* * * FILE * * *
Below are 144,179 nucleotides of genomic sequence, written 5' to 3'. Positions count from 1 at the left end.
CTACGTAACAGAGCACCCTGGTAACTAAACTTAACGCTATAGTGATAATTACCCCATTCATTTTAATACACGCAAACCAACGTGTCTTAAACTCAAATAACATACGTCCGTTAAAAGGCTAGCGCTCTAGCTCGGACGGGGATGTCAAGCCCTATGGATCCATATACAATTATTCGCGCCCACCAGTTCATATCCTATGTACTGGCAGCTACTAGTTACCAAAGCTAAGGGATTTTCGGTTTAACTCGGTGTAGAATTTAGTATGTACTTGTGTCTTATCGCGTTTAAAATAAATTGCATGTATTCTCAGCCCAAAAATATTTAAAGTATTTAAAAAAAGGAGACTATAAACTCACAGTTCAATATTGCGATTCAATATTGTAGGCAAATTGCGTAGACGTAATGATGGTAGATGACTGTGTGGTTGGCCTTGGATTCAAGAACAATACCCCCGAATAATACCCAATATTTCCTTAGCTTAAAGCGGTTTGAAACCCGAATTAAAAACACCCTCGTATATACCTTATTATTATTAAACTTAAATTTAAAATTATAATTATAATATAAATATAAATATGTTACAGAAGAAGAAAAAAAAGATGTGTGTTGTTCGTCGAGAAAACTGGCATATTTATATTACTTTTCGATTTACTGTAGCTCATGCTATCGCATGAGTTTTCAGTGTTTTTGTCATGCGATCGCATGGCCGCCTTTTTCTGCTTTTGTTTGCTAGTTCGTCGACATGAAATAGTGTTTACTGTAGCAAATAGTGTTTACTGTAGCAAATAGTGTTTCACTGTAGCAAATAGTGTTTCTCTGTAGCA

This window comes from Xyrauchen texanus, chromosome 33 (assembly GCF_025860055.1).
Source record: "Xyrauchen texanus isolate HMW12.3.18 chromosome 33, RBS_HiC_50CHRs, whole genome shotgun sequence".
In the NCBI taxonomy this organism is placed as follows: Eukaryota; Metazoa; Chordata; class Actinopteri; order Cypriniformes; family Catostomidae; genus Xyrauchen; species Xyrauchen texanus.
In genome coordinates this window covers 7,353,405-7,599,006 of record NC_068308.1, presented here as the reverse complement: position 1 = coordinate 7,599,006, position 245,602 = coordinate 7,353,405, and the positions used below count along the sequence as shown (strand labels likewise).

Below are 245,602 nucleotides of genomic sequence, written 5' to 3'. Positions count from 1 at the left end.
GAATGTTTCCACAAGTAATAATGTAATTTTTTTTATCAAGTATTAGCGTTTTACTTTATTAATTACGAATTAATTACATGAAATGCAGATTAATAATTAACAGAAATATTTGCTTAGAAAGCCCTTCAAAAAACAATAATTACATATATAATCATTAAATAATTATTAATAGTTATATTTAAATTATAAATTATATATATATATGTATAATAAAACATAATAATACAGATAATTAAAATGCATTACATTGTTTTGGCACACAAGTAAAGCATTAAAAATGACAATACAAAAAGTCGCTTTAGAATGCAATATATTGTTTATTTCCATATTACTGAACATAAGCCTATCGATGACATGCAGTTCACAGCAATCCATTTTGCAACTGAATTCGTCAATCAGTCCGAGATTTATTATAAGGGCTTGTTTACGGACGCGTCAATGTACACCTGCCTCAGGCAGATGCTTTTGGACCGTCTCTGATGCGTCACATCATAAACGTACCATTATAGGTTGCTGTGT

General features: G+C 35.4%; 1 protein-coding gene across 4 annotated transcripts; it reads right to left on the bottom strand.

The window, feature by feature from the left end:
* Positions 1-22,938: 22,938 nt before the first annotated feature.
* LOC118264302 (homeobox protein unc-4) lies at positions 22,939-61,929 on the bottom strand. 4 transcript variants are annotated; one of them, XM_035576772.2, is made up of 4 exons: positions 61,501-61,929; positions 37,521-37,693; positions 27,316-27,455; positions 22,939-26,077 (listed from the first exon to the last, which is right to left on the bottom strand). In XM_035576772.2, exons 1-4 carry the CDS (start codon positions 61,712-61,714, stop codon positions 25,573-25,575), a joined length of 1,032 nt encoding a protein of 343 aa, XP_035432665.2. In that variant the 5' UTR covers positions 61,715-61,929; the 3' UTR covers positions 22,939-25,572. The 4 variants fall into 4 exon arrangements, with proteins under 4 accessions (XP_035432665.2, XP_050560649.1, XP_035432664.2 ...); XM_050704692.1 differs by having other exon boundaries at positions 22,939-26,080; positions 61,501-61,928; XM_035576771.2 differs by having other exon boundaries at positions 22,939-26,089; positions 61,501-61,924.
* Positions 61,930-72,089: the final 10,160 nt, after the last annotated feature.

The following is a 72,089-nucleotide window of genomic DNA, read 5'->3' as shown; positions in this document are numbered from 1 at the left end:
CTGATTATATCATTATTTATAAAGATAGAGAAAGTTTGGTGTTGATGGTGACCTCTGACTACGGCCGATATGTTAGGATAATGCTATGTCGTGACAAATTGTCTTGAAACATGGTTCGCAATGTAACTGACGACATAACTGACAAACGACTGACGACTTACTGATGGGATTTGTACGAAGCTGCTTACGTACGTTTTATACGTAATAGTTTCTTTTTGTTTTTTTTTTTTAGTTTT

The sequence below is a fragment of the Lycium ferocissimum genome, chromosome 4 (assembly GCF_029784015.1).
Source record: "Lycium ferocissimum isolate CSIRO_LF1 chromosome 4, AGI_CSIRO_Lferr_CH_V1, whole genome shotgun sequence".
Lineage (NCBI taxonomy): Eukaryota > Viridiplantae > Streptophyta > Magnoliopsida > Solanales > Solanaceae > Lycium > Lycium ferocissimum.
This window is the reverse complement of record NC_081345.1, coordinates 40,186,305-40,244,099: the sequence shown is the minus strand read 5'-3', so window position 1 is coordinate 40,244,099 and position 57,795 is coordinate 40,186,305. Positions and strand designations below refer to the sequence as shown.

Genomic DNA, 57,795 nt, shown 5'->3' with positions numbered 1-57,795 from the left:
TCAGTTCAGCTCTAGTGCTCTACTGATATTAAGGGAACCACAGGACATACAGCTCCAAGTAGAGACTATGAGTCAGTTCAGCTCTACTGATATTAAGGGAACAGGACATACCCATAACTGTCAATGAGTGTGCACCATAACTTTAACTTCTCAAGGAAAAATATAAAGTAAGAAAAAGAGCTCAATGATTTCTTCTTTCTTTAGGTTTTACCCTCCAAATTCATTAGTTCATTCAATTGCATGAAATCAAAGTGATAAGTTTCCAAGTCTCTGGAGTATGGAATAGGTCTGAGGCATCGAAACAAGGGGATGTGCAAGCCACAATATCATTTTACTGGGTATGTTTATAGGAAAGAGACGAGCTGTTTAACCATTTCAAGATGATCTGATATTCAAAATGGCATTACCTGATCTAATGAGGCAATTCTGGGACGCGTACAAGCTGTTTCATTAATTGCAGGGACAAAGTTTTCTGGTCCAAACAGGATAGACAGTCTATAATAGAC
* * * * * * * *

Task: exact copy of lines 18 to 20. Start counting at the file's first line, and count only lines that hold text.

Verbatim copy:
Lineage (NCBI taxonomy): Eukaryota > Viridiplantae > Streptophyta > Magnoliopsida > Solanales > Solanaceae > Lycium > Lycium ferocissimum.
This window is the reverse complement of record NC_081345.1, coordinates 40,186,305-40,244,099: the sequence shown is the minus strand read 5'-3', so window position 1 is coordinate 40,244,099 and position 57,795 is coordinate 40,186,305. Positions and strand designations below refer to the sequence as shown.

Genomic DNA, 57,795 nt, shown 5'->3' with positions numbered 1-57,795 from the left: